In most cases* you are eligible to use a Dependent Care FSA if you are using it to provide care to a qualified person and if the care provided to the qualified person enables you to be: gainfully employed look for work If you are married, the care must also enable your spouse to: work […]
Which is more advantageous, having a Dependent Care FSA or claiming the Child Care Tax Credit on my income tax return?
Your particular tax situation will affect which option makes more sense. Generally, those with lower income levels (under $30,000 annually) will see a greater advantage to using the Child and Dependent Care Credit. As your income level increases, the advantages become greater under the Dependent Care FSA. In some cases, you may be able to […]
Box 10 on your W-2 form should indicate the total annual amount of your Dependent Care FSA deductions. When completing your tax return, you will need to attach a Child and Dependent Care Expenses form (Form 2441 for a 1040 return; Schedule A for a 1040A return). You should contact a tax preparer for more […]
Are application fees, agency fees and deposits paid for the care of a qualified individual eligible for reimbursement under a Dependent Care FSA?
These expenses may be deemed eligible for reimbursement if and only if they are required to obtain the care and if the care is actually provided. Therefore, a claim for this type of fee/deposit should not be submitted until the care associated with the expense begins. Forfeited fees are not considered to be for the […]
If an elderly parent lives with a participant and relies on that person for at least 50% of their support, then the Dependent Care FSA may be used for day care expenses. However, the care must be necessary to allow the participant to work, and cannot be custodial nursing care. Also, if the participant is […]
If I pay for day care expenses and am not the custodial parent, can these expenses be reimbursed from a Dependent Care FSA?
No. Since the child does not meet the requirements set by the IRS as a qualifying individual, these expenses are not eligible for reimbursement from a Dependent Care FSA.
My dependent child will turn 13 during the current plan year but will still have a babysitter throughout the plan year. Can I use the Dependent Care FSA for the entire year for that child?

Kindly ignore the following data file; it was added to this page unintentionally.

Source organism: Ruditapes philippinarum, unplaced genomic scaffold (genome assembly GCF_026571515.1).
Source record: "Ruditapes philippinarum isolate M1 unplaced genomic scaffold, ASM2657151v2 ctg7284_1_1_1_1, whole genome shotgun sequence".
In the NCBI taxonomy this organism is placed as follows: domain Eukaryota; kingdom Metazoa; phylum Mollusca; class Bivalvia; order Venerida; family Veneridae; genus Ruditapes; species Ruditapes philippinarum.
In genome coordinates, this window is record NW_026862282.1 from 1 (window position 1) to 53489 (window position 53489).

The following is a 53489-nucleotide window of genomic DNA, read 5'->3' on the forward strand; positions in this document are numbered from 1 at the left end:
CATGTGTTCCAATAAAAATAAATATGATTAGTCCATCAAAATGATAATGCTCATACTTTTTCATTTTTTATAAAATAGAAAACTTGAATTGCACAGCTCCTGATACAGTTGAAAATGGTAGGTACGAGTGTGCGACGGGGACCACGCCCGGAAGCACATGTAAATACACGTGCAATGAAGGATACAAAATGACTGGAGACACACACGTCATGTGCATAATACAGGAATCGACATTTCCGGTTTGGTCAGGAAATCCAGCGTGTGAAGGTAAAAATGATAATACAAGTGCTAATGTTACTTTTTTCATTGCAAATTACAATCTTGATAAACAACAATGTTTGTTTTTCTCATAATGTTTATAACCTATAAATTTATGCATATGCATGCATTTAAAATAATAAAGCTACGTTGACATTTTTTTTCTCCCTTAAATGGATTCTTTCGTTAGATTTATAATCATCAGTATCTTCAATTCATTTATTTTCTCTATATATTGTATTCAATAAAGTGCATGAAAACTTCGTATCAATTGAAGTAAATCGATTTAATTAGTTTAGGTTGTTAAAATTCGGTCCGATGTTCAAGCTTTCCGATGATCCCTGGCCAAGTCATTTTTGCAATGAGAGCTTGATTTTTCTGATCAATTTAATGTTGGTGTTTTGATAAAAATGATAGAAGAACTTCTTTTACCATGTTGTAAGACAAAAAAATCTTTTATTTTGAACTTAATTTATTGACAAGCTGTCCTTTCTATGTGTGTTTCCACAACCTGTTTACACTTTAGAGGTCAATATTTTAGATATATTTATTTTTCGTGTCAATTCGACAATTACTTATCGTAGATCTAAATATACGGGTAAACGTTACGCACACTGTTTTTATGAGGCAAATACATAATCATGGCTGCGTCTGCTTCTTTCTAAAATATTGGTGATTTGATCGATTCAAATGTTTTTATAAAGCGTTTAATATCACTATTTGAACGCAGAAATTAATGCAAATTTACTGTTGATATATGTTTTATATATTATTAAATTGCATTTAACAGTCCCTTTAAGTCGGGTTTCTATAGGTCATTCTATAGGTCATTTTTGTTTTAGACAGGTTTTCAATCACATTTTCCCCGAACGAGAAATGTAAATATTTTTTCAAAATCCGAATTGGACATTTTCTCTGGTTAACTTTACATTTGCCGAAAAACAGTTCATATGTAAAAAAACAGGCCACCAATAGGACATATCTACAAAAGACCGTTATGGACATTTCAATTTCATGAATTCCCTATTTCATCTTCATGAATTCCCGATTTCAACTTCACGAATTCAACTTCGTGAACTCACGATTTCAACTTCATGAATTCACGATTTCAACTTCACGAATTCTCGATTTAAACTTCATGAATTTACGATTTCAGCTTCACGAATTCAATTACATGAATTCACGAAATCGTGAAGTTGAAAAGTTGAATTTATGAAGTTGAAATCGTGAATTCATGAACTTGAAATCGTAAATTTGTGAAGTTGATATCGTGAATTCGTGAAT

No. Only expenses for services provided before a dependent child reaches age 13 are eligible. Note: For 2020 and 2021 only, the IRS raised the dependent care age limit from under 13 to under 14 due to the COVID-19 pandemic relief efforts.
Yes, as long as the relative is not the participant’s child under 19 years of age and is not someone who can be claimed on the participant’s (or spouse’s) federal tax return as a dependent.
My day care provider charges me a fee for transporting my child from school to the day care location. Is this fee reimbursable from my Dependent Care FSA?
Transportation expenses that are provided for the qualifying individual to go from one place to where the care is given is eligible for reimbursement from a Dependent Care FSA as long as the care giver is providing the transportation.
Yes, as long as the care meets the IRS definition of an eligible dependent care service. If the provider is a day care center which regularly provides care for more than 6 people, the center must comply with state and local laws and regulations.
Yes, as long as the care meets the IRS definition of an eligible dependent care service.
Can I use a Dependent Care FSA to pay for a babysitter in my home rather than using a day care facility?
Yes. The care from a babysitter can be claimed as long as: it was for a qualifying person you received earned income it allowed you to work or look for work When submitting a Dependent Care receipt for care from a babysitter, you are required to provide the babysitter’s name and address. For tax filing […]
My dependent child who is under age 13 goes to private school. Are the tuition payments eligible for reimbursement under my Dependent Care FSA?
No. School tuition is not child care and is not an eligible expense under a Dependent Care FSA. Note: For 2020 and 2021 only, the IRS raised the dependent care age limit from under 13 to under 14 due to the COVID-19 pandemic relief efforts.
No. The IRS considers Kindergarten primarily educational in nature. Therefore, it is not an eligible expense for reimbursement from a Dependent Care FSA. Note: Summer school and tutoring programs are also considered education and are not eligible for reimbursement.
My dependent child who is under the age of 13 goes to day camp during the summer. Is that expense eligible under my Dependent Care FSA?
Yes, as long as the care meets the IRS definition of an eligible dependent care service. However, expenses for overnight camps are not eligible. Note: For 2020 and 2021 only, the IRS raised the dependent care age limit from under 13 to under 14 due to the COVID-19 pandemic relief efforts.
My spouse is also offered a Dependent Care FSA at work. Can we each elect the maximum amount allowed under our respective Dependent Care FSA plans?
No. The maximum amount allowed under a Dependent Care FSA is a household limit set by the IRS for a calendar year. You can each elect a Dependent Care FSA at your respective workplaces, but the total dollar amount for your household is limited to the smallest of the following amounts: $5,000 if single or […]
You may use this account for dependent care expenses associated with a qualified person. A Qualified Person is someone who spends at least eight hours per day in your home and is one of the following: Your dependent who was under age 13 when the care was provided and for whom you can claim an […]
A Dependent Care FSA is an account that allows tax-free payroll dollars to be used for payment of eligible child or adult dependent care expenses not covered or reimbursed by any other source.